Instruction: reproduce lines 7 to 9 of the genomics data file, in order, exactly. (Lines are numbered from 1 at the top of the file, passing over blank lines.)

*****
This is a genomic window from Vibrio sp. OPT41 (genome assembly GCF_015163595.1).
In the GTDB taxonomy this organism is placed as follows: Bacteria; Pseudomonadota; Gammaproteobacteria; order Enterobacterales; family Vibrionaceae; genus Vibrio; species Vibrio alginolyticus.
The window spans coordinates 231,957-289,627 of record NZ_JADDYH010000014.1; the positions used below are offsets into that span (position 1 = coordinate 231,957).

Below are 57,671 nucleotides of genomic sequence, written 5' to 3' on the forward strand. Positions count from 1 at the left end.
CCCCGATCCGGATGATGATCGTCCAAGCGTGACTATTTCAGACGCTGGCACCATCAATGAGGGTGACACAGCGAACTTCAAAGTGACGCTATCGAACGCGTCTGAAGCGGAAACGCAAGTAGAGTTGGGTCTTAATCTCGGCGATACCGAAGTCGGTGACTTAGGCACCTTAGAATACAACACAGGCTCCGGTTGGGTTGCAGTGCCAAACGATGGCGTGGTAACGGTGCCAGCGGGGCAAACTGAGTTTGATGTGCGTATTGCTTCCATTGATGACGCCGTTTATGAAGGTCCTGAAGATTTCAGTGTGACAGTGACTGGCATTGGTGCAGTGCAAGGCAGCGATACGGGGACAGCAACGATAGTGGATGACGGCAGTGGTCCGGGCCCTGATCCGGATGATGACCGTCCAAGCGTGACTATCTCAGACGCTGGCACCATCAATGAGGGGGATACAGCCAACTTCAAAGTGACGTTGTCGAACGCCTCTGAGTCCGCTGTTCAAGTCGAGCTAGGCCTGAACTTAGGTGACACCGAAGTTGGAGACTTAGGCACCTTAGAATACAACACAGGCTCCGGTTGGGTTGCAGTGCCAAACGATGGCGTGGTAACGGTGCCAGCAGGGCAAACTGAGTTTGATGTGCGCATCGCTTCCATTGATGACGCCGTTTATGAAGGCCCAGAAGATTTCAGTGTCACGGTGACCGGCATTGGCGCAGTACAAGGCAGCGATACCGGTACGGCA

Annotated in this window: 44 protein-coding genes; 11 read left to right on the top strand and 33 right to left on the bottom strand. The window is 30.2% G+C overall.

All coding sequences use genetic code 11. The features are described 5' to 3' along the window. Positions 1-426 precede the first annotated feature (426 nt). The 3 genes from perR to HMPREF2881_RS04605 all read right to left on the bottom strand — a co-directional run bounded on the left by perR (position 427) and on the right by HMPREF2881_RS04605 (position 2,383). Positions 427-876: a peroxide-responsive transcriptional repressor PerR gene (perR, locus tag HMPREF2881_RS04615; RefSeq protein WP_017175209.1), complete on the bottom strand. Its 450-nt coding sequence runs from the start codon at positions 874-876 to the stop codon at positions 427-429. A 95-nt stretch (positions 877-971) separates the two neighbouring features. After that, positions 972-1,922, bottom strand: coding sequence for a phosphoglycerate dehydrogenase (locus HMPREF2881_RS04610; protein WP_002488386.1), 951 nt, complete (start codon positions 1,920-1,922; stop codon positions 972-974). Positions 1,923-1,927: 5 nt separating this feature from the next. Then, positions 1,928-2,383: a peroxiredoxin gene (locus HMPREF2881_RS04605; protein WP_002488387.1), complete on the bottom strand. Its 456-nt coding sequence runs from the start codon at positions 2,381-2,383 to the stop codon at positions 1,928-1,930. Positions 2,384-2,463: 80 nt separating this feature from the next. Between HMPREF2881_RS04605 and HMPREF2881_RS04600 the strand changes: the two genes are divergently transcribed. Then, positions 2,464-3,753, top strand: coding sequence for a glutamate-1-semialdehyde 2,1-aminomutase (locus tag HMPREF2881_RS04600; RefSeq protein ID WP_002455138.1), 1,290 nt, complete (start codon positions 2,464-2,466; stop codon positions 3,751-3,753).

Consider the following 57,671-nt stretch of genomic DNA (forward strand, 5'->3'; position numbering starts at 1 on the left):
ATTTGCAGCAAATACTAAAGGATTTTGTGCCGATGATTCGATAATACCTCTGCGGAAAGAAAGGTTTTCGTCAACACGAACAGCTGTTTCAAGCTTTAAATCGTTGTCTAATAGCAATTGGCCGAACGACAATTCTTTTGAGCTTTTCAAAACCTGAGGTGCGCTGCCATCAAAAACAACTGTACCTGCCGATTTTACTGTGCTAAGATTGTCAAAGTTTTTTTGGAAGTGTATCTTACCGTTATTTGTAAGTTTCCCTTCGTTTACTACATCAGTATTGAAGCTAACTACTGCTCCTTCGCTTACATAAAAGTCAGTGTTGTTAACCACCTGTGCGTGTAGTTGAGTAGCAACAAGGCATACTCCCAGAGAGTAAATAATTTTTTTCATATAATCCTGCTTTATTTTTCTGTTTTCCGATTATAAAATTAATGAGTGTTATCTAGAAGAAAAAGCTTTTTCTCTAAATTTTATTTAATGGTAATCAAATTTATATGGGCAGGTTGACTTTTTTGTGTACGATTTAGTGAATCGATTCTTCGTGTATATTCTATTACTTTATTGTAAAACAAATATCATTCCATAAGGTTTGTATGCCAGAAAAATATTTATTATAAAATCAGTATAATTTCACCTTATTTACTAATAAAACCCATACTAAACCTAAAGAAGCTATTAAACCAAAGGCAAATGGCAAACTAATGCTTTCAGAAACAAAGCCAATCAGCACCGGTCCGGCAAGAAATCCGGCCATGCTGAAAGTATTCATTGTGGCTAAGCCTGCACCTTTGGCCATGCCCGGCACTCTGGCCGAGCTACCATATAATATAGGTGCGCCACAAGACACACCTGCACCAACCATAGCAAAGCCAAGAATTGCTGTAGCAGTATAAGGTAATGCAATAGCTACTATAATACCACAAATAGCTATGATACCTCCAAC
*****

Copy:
All coding sequences use genetic code 11. The features are described 5' to 3' along the window. Positions 1-426 precede the first annotated feature (426 nt). The 3 genes from perR to HMPREF2881_RS04605 all read right to left on the bottom strand — a co-directional run bounded on the left by perR (position 427) and on the right by HMPREF2881_RS04605 (position 2,383). Positions 427-876: a peroxide-responsive transcriptional repressor PerR gene (perR, locus tag HMPREF2881_RS04615; RefSeq protein WP_017175209.1), complete on the bottom strand. Its 450-nt coding sequence runs from the start codon at positions 874-876 to the stop codon at positions 427-429. A 95-nt stretch (positions 877-971) separates the two neighbouring features. After that, positions 972-1,922, bottom strand: coding sequence for a phosphoglycerate dehydrogenase (locus HMPREF2881_RS04610; protein WP_002488386.1), 951 nt, complete (start codon positions 1,920-1,922; stop codon positions 972-974). Positions 1,923-1,927: 5 nt separating this feature from the next. Then, positions 1,928-2,383: a peroxiredoxin gene (locus HMPREF2881_RS04605; protein WP_002488387.1), complete on the bottom strand. Its 456-nt coding sequence runs from the start codon at positions 2,381-2,383 to the stop codon at positions 1,928-1,930. Positions 2,384-2,463: 80 nt separating this feature from the next. Between HMPREF2881_RS04605 and HMPREF2881_RS04600 the strand changes: the two genes are divergently transcribed. Then, positions 2,464-3,753, top strand: coding sequence for a glutamate-1-semialdehyde 2,1-aminomutase (locus tag HMPREF2881_RS04600; RefSeq protein ID WP_002455138.1), 1,290 nt, complete (start codon positions 2,464-2,466; stop codon positions 3,751-3,753).

Consider the following 57,671-nt stretch of genomic DNA (forward strand, 5'->3'; position numbering starts at 1 on the left):
ATTTGCAGCAAATACTAAAGGATTTTGTGCCGATGATTCGATAATACCTCTGCGGAAAGAAAGGTTTTCGTCAACACGAACAGCTGTTTCAAGCTTTAAATCGTTGTCTAATAGCAATTGGCCGAACGACAATTCTTTTGAGCTTTTCAAAACCTGAGGTGCGCTGCCATCAAAAACAACTGTACCTGCCGATTTTACTGTGCTAAGATTGTCAAAGTTTTTTTGGAAGTGTATCTTACCGTTATTTGTAAGTTTCCCTTCGTTTACTACATCAGTATTGAAGCTAACTACTGCTCCTTCGCTTACATAAAAGTCAGTGTTGTTAACCACCTGTGCGTGTAGTTGAGTAGCAACAAGGCATACTCCCAGAGAGTAAATAATTTTTTTCATATAATCCTGCTTTATTTTTCTGTTTTCCGATTATAAAATTAATGAGTGTTATCTAGAAGAAAAAGCTTTTTCTCTAAATTTTATTTAATGGTAATCAAATTTATATGGGCAGGTTGACTTTTTTGTGTACGATTTAGTGAATCGATTCTTCGTGTATATTCTATTACTTTATTGTAAAACAAATATCATTCCATAAGGTTTGTATGCCAGAAAAATATTTATTATAAAATCAGTATAATTTCACCTTATTTACTAATAAAACCCATACTAAACCTAAAGAAGCTATTAAACCAAAGGCAAATGGCAAACTAATGCTTTCAGAAACAAAGCCAATCAGCACCGGTCCGGCAAGAAATCCGGCCATGCTGAAAGTATTCATTGTGGCTAAGCCTGCACCTTTGGCCATGCCCGGCACTCTGGCCGAGCTACCATATAATATAGGTGCGCCACAAGACACACCTGCACCAACCATAGCAAAGCCAAGAATTGCTGTAGCAGTATAAGGTAATGCAATAGCTACTATAATACCACAAATAGCTATGATACCTCCAAC